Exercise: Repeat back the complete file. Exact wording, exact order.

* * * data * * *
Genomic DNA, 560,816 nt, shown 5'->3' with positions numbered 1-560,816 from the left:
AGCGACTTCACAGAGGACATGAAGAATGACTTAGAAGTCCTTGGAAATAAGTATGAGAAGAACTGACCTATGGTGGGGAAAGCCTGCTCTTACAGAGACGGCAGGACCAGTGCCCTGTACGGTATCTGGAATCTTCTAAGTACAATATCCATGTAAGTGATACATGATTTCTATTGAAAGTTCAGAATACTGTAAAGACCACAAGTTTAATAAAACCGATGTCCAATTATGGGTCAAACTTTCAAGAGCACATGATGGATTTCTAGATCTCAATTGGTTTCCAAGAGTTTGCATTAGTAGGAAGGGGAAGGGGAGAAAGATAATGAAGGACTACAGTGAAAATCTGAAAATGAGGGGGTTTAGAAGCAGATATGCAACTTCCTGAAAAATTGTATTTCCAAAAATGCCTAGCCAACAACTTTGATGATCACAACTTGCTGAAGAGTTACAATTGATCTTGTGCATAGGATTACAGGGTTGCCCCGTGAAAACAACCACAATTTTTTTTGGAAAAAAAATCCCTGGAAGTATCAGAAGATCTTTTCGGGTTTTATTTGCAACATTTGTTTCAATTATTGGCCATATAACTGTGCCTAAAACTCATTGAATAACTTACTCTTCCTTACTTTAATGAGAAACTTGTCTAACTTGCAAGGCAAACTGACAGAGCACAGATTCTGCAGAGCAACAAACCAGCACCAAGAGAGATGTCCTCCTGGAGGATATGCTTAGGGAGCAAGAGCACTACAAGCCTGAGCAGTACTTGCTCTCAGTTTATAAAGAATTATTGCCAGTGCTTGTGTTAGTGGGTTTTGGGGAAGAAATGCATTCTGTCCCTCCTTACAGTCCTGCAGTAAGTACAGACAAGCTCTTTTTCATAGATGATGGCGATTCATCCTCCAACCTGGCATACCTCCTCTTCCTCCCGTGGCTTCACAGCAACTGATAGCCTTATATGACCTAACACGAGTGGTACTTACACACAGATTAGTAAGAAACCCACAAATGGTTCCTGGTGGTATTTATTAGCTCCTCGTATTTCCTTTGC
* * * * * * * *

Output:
Genomic DNA, 560,816 nt, shown 5'->3' with positions numbered 1-560,816 from the left:
AGCGACTTCACAGAGGACATGAAGAATGACTTAGAAGTCCTTGGAAATAAGTATGAGAAGAACTGACCTATGGTGGGGAAAGCCTGCTCTTACAGAGACGGCAGGACCAGTGCCCTGTACGGTATCTGGAATCTTCTAAGTACAATATCCATGTAAGTGATACATGATTTCTATTGAAAGTTCAGAATACTGTAAAGACCACAAGTTTAATAAAACCGATGTCCAATTATGGGTCAAACTTTCAAGAGCACATGATGGATTTCTAGATCTCAATTGGTTTCCAAGAGTTTGCATTAGTAGGAAGGGGAAGGGGAGAAAGATAATGAAGGACTACAGTGAAAATCTGAAAATGAGGGGGTTTAGAAGCAGATATGCAACTTCCTGAAAAATTGTATTTCCAAAAATGCCTAGCCAACAACTTTGATGATCACAACTTGCTGAAGAGTTACAATTGATCTTGTGCATAGGATTACAGGGTTGCCCCGTGAAAACAACCACAATTTTTTTTGGAAAAAAAATCCCTGGAAGTATCAGAAGATCTTTTCGGGTTTTATTTGCAACATTTGTTTCAATTATTGGCCATATAACTGTGCCTAAAACTCATTGAATAACTTACTCTTCCTTACTTTAATGAGAAACTTGTCTAACTTGCAAGGCAAACTGACAGAGCACAGATTCTGCAGAGCAACAAACCAGCACCAAGAGAGATGTCCTCCTGGAGGATATGCTTAGGGAGCAAGAGCACTACAAGCCTGAGCAGTACTTGCTCTCAGTTTATAAAGAATTATTGCCAGTGCTTGTGTTAGTGGGTTTTGGGGAAGAAATGCATTCTGTCCCTCCTTACAGTCCTGCAGTAAGTACAGACAAGCTCTTTTTCATAGATGATGGCGATTCATCCTCCAACCTGGCATACCTCCTCTTCCTCCCGTGGCTTCACAGCAACTGATAGCCTTATATGACCTAACACGAGTGGTACTTACACACAGATTAGTAAGAAACCCACAAATGGTTCCTGGTGGTATTTATTAGCTCCTCGTATTTCCTTTGC